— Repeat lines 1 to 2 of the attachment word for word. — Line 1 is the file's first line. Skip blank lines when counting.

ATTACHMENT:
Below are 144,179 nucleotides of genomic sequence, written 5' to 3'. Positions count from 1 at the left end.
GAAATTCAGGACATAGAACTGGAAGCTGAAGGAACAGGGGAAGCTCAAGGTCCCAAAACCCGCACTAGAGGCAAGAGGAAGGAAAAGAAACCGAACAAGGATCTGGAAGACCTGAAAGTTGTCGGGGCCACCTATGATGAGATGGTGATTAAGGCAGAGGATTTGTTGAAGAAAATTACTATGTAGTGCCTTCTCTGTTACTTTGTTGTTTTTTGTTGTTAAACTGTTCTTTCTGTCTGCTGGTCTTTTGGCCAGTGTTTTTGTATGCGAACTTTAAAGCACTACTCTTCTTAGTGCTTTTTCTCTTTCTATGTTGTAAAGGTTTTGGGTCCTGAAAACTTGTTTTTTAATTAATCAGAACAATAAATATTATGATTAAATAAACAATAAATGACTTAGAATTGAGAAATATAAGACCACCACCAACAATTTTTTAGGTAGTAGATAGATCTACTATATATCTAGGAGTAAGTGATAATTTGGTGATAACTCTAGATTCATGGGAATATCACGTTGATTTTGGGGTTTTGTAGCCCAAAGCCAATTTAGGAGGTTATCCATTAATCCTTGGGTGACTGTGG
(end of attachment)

Below are 144,179 nucleotides of genomic sequence, written 5' to 3'. Positions count from 1 at the left end.
GAAATTCAGGACATAGAACTGGAAGCTGAAGGAACAGGGGAAGCTCAAGGTCCCAAAACCCGCACTAGAGGCAAGAGGAAGGAAAAGAAACCGAACAAGGATCTGGAAGACCTGAAAGTTGTCGGGGCCACCTATGATGAGATGGTGATTAAGGCAGAGGATTTGTTGAAGAAAATTACTATGTAGTGCCTTCTCTGTTACTTTGTTGTTTTTTGTTGTTAAACTGTTCTTTCTGTCTGCTGGTCTTTTGGCCAGTGTTTTTGTATGCGAACTTTAAAGCACTACTCTTCTTAGTGCTTTTTCTCTTTCTATGTTGTAAAGGTTTTGGGTCCTGAAAACTTGTTTTTTAATTAATCAGAACAATAAATATTATGATTAAATAAACAATAAATGACTTAGAATTGAGAAATATAAGACCACCACCAACAATTTTTTAGGTAGTAGATAGATCTACTATATATCTAGGAGTAAGTGATAATTTGGTGATAACTCTAGATTCATGGGAATATCACGTTGATTTTGGGGTTTTGTAGCCCAAAGCCAATTTAGGAGGTTATCCATTAATCCTTGGGTGACTGTGG